To see if this nanofiber showed promise in a live animal studies, the investigators administered it to mice with human breast tumors. After dosing the animals twice weekly for three weeks, the researchers observed that the tumors in the treated animals grew much slower than in control animals. They also noted that the animals showed no signs of drug-related toxicities.

####

About The National Cancer Institute (NCI)
To help meet the goal of reducing the burden of cancer, the National Cancer Institute (NCI), part of the National Institutes of Health, is engaged in efforts to harness the power of nanotechnology to radically change the way we diagnose, treat and prevent cancer.

The NCI Alliance for Nanotechnology in Cancer is a comprehensive, systematized initiative encompassing the public and private sectors, designed to accelerate the application of the best capabilities of nanotechnology to cancer.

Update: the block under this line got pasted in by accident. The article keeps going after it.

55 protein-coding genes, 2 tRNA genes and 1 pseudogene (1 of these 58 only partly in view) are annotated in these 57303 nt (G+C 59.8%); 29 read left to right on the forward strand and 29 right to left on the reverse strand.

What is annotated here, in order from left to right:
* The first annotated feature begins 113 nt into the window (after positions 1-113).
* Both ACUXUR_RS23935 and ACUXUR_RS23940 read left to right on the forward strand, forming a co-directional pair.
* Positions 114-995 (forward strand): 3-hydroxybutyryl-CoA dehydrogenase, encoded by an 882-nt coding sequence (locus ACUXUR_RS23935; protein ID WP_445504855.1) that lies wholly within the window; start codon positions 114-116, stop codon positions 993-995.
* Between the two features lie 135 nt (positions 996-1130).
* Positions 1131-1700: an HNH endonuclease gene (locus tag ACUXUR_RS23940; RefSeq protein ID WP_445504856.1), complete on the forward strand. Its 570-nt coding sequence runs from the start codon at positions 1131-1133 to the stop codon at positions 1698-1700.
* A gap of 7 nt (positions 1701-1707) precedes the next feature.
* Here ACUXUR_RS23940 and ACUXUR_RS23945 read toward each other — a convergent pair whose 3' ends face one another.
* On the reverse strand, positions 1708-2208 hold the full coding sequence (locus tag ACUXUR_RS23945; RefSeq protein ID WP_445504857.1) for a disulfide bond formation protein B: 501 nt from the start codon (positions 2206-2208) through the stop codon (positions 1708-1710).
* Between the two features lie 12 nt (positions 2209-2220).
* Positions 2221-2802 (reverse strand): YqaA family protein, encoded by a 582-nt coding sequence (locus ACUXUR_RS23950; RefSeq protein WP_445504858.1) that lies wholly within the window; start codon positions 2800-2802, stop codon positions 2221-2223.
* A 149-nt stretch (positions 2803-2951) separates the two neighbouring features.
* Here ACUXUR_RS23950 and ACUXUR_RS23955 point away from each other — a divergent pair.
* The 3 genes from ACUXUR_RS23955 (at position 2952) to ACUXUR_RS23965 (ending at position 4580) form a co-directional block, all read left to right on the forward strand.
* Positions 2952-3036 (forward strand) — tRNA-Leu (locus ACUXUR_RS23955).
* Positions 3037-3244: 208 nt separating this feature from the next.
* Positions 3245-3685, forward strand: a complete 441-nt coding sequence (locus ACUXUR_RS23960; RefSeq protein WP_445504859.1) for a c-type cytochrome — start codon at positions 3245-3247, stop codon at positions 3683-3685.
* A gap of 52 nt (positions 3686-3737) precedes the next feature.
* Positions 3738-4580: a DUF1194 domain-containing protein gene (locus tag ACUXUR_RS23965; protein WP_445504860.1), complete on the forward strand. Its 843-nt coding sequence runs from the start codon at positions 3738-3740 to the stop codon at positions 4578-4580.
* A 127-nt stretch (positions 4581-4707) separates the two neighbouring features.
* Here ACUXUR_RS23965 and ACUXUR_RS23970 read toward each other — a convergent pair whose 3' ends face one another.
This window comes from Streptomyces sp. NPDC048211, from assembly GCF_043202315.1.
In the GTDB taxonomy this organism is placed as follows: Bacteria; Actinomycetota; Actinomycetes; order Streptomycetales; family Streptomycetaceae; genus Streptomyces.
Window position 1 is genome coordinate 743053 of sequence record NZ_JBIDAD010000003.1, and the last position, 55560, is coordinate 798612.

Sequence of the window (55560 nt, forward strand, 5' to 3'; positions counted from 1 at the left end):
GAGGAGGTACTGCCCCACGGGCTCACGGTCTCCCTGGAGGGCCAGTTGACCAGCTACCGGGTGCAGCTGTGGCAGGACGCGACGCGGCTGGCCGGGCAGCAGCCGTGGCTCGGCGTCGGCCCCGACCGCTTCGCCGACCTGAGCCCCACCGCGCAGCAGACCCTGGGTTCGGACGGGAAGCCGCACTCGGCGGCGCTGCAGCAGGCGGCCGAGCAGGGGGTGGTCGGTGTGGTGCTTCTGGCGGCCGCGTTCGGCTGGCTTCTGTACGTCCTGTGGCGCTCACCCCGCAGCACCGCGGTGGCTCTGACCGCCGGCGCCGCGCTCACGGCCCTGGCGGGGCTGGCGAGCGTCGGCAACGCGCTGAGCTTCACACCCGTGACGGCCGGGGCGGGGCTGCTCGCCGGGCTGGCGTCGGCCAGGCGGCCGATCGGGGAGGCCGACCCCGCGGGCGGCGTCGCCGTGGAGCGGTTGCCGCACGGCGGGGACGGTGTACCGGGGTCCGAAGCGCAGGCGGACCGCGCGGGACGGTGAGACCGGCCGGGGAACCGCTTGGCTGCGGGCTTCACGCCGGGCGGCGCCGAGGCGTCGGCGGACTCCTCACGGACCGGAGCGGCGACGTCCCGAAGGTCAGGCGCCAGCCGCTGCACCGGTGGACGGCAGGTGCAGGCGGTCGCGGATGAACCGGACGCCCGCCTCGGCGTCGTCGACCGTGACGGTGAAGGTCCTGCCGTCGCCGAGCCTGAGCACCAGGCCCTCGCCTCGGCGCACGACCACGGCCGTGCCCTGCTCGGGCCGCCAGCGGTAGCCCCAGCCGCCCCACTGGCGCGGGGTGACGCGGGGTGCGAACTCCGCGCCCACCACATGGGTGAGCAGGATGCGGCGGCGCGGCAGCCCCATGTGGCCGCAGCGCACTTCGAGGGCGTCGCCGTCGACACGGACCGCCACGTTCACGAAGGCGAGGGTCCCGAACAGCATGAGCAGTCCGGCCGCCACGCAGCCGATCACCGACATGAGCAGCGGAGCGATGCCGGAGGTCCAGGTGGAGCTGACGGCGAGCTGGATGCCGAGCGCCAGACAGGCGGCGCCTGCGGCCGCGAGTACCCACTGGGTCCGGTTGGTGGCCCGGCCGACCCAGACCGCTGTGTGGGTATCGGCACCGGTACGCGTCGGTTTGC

Currently, scientists are limited in their ability to turn promising molecular discoveries into benefits for cancer patients. Nanotechnology can provide the technical power and tools that will enable those developing new diagnostics, therapeutics, and preventives to keep pace with today’s explosion in knowledge.

For more information, please click here

Contacts:
National Cancer Institute
Office of Technology & Industrial Relations
ATTN: NCI Alliance for Nanotechnology in Cancer
Building 31, Room 10A49
31 Center Drive , MSC 2580
Bethesda , MD 20892-2580

Copyright © The National Cancer Institute (NCI)

If you have a comment, please Contact us.

Issuers of news releases, not 7th Wave, Inc. or Nanotechnology Now, are solely responsible for the accuracy of the content.

Bookmark:
Delicious Digg Newsvine Google Yahoo Reddit Magnoliacom Furl Facebook

Related Links

View abstract - “Coassembled cytotoxic and pegylated peptide amphiphiles form filamentous nanostructures with potent antitumor activity in models of breast cancer.”

Related News Press

News and information

Iranian Experts Clean Uranium-Contaminated Water by Nano-Particles November 23rd, 2014

Novel Method Found for Connection of Metallic Alloys to Polymers November 23rd, 2014

New research project supports internationalisation in nano-research: Launch of new “Baltic Sea Network” November 22nd, 2014

3rd Iran-Proposed Nano Standard Approved by International Standard Organization November 22nd, 2014

Govt.-Legislation/Regulation/Funding/Policy

New research project supports internationalisation in nano-research: Launch of new “Baltic Sea Network” November 22nd, 2014